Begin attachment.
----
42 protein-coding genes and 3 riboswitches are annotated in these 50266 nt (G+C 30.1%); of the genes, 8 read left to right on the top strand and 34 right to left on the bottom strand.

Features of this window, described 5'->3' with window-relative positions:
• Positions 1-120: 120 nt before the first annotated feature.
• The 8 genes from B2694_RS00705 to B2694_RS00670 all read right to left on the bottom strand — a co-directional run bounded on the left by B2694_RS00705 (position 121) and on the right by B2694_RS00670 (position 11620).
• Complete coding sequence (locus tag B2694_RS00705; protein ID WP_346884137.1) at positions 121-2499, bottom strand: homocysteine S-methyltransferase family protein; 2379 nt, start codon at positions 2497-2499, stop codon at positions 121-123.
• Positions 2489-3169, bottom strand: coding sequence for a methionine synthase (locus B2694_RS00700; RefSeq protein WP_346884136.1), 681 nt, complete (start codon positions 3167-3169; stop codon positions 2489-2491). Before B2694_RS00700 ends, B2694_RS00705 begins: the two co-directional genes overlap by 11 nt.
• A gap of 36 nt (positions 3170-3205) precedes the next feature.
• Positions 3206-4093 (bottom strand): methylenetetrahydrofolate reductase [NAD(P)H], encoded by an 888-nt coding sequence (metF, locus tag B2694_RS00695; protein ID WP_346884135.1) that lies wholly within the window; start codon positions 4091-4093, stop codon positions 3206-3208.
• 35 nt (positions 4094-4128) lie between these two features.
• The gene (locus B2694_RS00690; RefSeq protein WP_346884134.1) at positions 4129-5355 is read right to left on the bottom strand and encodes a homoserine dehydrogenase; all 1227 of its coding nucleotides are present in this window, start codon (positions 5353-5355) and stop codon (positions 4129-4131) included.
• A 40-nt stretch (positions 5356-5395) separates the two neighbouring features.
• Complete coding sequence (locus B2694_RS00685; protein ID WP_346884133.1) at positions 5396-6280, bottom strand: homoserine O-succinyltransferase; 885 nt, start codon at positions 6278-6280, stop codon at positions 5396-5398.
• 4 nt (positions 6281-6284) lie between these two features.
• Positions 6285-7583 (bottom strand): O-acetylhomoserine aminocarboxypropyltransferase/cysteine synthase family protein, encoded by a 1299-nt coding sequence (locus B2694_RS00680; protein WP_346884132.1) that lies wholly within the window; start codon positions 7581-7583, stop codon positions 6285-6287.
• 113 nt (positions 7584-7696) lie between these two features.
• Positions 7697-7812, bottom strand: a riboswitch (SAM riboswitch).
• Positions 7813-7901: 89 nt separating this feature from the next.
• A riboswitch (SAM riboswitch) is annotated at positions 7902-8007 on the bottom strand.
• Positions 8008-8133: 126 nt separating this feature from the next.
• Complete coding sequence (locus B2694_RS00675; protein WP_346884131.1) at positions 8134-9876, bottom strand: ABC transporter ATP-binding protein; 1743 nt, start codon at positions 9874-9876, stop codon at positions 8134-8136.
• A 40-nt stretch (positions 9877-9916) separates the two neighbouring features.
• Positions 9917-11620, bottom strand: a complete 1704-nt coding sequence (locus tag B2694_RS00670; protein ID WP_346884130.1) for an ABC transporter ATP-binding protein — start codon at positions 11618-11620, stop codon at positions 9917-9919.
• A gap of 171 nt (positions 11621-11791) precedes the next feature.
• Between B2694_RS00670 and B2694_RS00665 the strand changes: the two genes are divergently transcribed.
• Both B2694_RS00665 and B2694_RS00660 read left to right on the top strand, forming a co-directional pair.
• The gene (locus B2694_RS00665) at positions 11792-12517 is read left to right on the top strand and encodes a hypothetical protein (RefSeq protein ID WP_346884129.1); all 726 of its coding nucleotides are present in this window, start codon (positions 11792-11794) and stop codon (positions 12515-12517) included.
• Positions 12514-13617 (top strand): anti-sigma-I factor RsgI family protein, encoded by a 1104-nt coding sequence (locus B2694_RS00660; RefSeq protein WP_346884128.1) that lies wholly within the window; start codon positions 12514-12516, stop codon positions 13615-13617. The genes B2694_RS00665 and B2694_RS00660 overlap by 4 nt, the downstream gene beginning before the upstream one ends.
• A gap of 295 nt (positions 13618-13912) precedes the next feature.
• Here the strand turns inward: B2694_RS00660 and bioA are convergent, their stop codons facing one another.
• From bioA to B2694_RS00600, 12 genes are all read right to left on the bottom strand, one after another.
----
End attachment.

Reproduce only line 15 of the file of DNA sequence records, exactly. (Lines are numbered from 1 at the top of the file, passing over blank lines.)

• 113 nt (positions 7584-7696) lie between these two features.